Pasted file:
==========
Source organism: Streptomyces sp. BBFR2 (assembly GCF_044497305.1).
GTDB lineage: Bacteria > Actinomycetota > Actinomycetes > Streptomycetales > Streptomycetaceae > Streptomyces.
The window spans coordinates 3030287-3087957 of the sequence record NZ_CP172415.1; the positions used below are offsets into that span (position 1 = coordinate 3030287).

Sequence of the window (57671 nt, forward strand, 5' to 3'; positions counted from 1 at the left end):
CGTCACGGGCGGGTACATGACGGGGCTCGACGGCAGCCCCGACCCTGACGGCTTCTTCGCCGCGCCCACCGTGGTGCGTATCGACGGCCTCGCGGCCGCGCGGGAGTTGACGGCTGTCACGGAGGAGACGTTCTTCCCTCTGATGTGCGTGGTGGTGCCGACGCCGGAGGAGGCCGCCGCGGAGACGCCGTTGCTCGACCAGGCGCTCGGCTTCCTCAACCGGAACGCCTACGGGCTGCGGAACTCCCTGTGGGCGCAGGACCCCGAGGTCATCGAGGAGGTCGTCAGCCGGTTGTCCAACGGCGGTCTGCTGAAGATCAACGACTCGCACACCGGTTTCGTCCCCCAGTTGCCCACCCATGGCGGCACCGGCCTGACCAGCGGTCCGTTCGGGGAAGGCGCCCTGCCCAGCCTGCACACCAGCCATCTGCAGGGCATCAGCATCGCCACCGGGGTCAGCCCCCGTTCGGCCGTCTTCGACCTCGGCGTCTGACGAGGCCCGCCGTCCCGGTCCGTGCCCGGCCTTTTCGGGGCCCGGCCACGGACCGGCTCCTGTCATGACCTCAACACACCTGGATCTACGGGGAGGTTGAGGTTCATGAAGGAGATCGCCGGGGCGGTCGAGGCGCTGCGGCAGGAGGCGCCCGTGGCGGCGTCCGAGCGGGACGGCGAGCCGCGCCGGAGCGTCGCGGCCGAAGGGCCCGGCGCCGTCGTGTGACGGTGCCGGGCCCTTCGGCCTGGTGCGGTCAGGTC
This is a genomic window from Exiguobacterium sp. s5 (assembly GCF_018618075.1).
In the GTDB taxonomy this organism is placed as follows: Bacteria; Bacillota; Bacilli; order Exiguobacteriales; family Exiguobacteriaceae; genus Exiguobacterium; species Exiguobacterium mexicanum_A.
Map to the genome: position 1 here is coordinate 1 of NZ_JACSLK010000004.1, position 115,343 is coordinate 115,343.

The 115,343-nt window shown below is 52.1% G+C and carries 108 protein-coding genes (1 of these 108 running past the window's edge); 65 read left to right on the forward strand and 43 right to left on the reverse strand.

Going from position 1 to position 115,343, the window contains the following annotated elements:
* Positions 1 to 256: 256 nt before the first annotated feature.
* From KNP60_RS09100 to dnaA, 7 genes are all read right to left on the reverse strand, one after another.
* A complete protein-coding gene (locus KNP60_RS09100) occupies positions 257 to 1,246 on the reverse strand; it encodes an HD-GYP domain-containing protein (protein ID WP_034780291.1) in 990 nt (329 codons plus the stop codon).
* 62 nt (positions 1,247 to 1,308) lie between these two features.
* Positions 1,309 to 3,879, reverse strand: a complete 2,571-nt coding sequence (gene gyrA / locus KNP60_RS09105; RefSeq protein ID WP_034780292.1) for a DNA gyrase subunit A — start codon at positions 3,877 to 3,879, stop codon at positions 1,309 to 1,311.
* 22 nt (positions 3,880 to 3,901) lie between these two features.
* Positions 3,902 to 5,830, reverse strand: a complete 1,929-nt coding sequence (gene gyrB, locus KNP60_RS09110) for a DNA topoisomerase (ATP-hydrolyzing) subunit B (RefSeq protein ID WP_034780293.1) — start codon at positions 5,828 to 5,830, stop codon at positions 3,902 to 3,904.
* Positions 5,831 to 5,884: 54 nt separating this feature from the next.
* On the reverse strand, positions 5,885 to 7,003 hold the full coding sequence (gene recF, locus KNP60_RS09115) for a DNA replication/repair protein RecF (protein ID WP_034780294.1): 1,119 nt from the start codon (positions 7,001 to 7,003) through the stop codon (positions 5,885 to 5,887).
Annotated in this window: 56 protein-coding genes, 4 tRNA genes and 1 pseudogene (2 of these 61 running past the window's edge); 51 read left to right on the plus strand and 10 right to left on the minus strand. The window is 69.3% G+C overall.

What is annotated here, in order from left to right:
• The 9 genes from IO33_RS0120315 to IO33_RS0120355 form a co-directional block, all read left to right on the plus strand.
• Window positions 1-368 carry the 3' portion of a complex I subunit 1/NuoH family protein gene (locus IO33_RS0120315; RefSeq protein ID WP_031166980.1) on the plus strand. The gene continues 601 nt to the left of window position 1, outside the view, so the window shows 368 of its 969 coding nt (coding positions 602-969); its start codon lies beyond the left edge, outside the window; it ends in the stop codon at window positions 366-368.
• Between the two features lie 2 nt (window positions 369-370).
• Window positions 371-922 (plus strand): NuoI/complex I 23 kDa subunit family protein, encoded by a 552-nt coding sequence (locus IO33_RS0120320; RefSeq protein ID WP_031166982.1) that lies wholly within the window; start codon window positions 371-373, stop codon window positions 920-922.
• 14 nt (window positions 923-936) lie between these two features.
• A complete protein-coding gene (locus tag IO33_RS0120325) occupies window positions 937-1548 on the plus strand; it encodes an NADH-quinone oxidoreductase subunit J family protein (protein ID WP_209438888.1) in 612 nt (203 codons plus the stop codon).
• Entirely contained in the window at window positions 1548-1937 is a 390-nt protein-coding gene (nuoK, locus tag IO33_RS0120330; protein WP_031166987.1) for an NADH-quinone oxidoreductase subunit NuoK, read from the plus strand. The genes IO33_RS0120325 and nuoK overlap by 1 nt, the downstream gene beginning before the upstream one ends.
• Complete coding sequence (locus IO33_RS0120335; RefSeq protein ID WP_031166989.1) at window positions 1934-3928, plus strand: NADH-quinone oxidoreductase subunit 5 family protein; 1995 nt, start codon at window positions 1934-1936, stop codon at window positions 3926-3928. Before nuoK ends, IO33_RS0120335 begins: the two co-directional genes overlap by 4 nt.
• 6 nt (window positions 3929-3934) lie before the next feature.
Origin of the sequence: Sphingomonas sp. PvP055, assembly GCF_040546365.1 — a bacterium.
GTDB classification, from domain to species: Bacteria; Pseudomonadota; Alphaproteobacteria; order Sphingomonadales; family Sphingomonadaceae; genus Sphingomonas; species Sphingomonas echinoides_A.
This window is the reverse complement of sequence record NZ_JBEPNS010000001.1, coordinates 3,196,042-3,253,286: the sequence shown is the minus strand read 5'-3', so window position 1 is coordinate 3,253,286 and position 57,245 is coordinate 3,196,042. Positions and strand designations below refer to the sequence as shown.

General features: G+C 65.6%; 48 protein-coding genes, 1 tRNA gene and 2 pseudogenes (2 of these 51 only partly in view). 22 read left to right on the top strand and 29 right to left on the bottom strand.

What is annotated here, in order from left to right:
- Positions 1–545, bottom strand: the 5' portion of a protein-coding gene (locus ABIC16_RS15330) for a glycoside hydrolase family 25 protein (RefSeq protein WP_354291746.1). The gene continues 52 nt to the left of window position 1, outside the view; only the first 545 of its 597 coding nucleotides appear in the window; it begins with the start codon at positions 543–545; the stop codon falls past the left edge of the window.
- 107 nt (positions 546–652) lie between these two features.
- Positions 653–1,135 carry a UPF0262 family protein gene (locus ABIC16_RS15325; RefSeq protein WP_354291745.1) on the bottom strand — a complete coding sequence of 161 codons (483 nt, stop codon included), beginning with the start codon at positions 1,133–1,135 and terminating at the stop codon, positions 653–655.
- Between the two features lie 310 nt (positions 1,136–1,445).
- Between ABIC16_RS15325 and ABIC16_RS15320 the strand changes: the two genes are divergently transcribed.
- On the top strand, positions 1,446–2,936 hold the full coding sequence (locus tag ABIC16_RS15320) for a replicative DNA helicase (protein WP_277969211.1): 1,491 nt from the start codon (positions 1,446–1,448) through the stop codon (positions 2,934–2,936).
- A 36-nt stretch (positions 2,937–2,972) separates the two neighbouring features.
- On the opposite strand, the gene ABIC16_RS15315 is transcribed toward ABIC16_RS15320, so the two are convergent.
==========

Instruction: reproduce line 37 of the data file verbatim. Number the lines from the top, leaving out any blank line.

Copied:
- 107 nt (positions 546–652) lie between these two features.